Buteyko & Sport

Whether you run, play football, rugby or golf, whatever your sport, the Buteyko method can help you overcome your EIA (exercise-induced asthma), and may even improve your performance.

When athletes practice the Buteyko technique they will find that they can train harder and performance will increase.

When exercising, a large amount of oxygen is carried by haemo-globin in the bloodstream. Carbon dioxide is the main controller of the diameter of the arteries and veins carrying blood around the body. Low levels of carbon dioxide cause the smooth muscle wrapped around these blood vessels to tighten and therefore restrict blood flow and, consequently, oxygen to the muscles.

The level of carbon dioxide in the blood controls the pH (acid/alkali) balance. Carbon dioxide converts to carbonic acid to prevent respiratory alkalosis. If there is insufficient carbonic acid then cells produce lactic acid, which makes your muscles tired and sore, preventing athletes from training hard and giving top performance.

Haemoglobin carries oxygen to the muscles and tissues. When there are adequate levels of carbon dioxide, haemoglobin releases the oxygen more readily, this increases the amount of oxygen able to be used by the muscles while you exercise.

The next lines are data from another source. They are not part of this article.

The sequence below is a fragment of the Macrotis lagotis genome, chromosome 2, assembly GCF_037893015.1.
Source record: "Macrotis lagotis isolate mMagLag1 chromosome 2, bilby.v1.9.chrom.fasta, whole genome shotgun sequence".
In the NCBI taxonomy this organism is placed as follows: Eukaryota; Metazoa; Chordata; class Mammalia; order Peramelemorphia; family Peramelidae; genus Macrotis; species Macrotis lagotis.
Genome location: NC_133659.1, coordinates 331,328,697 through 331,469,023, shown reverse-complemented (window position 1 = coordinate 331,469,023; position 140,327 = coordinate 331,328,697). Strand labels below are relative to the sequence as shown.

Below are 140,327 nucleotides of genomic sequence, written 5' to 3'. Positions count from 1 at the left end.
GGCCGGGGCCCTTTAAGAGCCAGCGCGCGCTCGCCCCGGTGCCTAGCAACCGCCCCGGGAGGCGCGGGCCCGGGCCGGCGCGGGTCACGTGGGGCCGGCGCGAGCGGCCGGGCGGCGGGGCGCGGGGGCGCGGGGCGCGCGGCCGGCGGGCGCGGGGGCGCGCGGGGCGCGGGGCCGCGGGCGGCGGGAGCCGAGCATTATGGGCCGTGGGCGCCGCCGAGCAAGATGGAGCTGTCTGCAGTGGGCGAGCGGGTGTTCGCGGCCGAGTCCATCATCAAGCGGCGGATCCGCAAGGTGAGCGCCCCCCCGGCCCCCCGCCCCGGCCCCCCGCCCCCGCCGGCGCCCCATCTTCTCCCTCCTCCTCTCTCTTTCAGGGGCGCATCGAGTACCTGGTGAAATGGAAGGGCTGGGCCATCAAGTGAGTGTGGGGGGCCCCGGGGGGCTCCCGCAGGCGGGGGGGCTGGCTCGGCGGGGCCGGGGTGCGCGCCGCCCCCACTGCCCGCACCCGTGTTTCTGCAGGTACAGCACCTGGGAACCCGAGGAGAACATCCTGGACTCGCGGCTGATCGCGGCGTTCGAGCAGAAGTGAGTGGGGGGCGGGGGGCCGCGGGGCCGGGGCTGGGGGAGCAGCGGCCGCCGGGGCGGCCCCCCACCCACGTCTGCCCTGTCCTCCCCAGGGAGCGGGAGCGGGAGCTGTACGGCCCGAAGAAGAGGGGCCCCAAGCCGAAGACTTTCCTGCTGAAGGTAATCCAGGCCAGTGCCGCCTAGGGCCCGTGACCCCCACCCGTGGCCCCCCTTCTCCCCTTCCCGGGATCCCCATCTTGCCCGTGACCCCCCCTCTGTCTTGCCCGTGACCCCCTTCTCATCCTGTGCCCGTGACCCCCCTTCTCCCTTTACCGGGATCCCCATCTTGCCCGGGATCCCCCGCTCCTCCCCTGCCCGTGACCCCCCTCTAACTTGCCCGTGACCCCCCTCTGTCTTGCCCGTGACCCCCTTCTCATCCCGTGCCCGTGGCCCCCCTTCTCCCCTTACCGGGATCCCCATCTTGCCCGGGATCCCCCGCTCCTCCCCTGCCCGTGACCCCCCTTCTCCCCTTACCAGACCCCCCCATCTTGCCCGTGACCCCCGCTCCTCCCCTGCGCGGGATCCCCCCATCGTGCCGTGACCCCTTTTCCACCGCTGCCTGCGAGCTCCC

Breathing too much increases the amount of mucus being produced in the airways, which reduces the space inside them. The smooth muscle wrapped around these tubes tightens and when these two things combine they restrict airflow.

By practising the Buteyko method, normal levels of carbon dioxide are maintained for longer periods while exercising. This results in less lactic acid and mucus being produced, dilation of airways and blood vessels is maintained for longer. This means that you do not tire as quickly, you have fewer breathing problems and the heart is not put under as much strain.

Performance is enhanced and recovery periods are shortened, allowing training sessions to be increased both in difficulty and in length.